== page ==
Leadership, Lies and Loyalty

While it may appear that I’m being swept away by alliterations, I think that this is the most apropos way to end my discussion on leadership and lies. Think for a moment, why would anyone remain loyal, pledge their fidelity to a leader who lies to them? There are many of us who have given our fealty to people who didn’t deserve it, whether it is due to ignorance, willful or not, fear of violence, retribution or loss, perpetuating an environment that supports our own personal illusions, or because stepping away they would lose any advantage they believe they might have as a result of an association with them. I completely understand there are a myriad of reasons why people do what they do, but this isn’t about that, this is about not wanting to remain loyal to a liar. If you don’t care, move on…but if you want to grow and evolve, it would seem to make sense that any loyalties you have should grow and evolve too. This is about analyzing and letting go of loyalties that are just not good for you anymore…and while it should go without saying, the first step is to recognize and acknowledge when you are being lied to.

While I can’t comment on anyone else’s reasons for choosing who to be loyal to, I can tell you the reasons I choose. I remember a long time ago when discussing codependency, I was challenged to look into those relationships that had, but did not deserve my loyalty. Initially, standing on my “strong woman” platform my gut reaction was that that my circle was not huge and that everyone in it was already worthy of my loyalty and I theirs. I thought it would be an easy task and like many of my initial conclusions, I was so wrong. Instead of seeing who certain people really were, I saw them as who I needed them, or wanted them to be much of the time. Without going into detail, I had to decide what criteria was necessary for me to choose who to be loyal to, and secondly, based on that criteria, did the people already in my circle deserve it. And finally, was I deserving of their loyalty too, it is a two-way street after all.

My first criteria is the foundation for any and all of my deep connections I have in my life, any loyalty has to be founded in truth. Liars, carnival barkers and gas lighters need not apply. I had to evaluate whether my associations worked to my detriment or to my sustenance and growth. Did I like who I was as a result of this association, did it bring out or stifle my potential, or did it bring out my better angels and in turn, did I bring out the best in that association as well. It was and still continues to be a long and harrowing journey, because some of the constructs and people I held onto for dear life, began to dissolve before my very eyes when they didn’t hold truth anymore, and the road ahead became more ambiguous and challenging without those comforting landmarks that no longer gave me confidence and hope. I have learned that while life’s journey is filled with many people, most moving beautifully in and then out of ours lives, more often than not our personal journey is a solitary one. And after awhile, I felt comfortable seeing my sojourns as a solitary ones, even in the presence, direction and companionship of any leader I choose to follow along the way. Ultimately, where I end up at the end of my life is on me. I feel as if I can see, hear, feel and understand God much better once I stopped trying to see, hear and feel God through someone else’s construct. I think that is why I have such a visceral reaction to those lying liars who lie. Loyalty to these types of leaders is inviolate, never to be questioned or challenged, and more times than not is not reciprocal.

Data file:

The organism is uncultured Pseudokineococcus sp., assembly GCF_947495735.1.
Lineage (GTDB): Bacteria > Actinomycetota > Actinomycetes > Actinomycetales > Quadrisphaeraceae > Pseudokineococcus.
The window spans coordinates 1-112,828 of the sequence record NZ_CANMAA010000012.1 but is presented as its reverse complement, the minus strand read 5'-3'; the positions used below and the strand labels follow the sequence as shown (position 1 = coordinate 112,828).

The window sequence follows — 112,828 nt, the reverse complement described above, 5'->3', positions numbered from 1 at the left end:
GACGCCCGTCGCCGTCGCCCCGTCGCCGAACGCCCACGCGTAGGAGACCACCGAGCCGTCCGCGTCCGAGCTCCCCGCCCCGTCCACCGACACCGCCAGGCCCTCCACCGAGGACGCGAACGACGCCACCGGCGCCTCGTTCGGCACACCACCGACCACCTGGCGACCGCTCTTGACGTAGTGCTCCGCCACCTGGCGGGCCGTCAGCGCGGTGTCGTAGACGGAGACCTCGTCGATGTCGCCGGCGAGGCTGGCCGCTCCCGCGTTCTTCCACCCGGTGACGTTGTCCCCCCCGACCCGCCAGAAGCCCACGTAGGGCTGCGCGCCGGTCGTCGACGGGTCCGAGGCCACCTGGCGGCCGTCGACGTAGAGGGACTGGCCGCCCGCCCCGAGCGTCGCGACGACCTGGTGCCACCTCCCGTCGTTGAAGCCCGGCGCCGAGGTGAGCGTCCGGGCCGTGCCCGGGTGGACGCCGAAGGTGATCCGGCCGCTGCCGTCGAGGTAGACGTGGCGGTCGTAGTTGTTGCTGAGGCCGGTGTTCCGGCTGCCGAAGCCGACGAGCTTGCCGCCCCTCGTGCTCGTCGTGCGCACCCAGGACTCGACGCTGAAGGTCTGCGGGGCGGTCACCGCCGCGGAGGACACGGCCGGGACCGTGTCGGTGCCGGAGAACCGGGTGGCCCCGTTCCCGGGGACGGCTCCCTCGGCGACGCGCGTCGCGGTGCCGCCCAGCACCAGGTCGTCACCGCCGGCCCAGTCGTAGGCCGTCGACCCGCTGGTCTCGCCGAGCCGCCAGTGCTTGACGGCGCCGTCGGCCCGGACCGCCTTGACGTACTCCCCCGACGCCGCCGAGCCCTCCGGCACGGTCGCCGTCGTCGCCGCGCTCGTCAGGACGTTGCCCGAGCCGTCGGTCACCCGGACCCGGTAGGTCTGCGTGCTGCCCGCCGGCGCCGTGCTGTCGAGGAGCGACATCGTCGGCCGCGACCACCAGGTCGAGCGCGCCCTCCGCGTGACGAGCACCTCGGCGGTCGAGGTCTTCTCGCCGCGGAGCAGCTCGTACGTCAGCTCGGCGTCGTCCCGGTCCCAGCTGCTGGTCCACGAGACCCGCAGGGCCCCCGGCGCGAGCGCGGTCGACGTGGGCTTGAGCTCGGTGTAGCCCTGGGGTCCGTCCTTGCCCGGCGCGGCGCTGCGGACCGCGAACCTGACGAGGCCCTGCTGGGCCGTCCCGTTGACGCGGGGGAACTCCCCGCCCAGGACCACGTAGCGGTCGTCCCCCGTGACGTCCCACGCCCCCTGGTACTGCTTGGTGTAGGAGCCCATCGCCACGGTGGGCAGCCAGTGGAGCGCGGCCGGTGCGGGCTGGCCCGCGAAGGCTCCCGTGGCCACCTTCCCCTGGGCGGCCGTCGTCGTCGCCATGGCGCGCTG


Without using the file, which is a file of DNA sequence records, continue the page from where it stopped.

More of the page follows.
My second criteria is responsibility. Any leader who blames everyone else for their problems, or scapegoats other groups when they get caught up in a lie, making a mistake, or acting in a way that is contrary to what they say they believe, is unworthy of my loyalty. Leaders, regardless of their effectiveness make mistakes…period. If they admit them, take responsibility for them, and learn from them, it is a sure sign that they may indeed deserve my loyalty. The phrase “the buck stops here” has so much more meaning to me now, given the state of blamers our there. I am firmly of the “those who have not sinned throw the first stone” kind of attitude when it comes to responsibility. When a leader understands that they are not infallible, I think they work harder to get it right.

My third criteria is courage. It takes courage to stand in the forefront, share your vision and ask people to follow you even when you may make mistakes, even when you tell them the road may be hard, and there will be challenges and sacrifices along the way but that a renewed commitment to those fundamental building blocks, and axioms that hold us together as a group will set our path toward success. It takes courage to say that one leader doesn’t have all the answers and that we all need to work together and use our individaul gifts collectively. It also takes courage to make choices that help foster unity and not divisiveness, regardless of how hard it is. As the apostle Paul said so eloquently:

But as it is, there are many parts, yet one body.

The eye cannot say to the hand, “I do not need you,” nor again the head to the feet, “I do not need you.”

Indeed, the parts of the body that seem to be weaker are all the more necessary,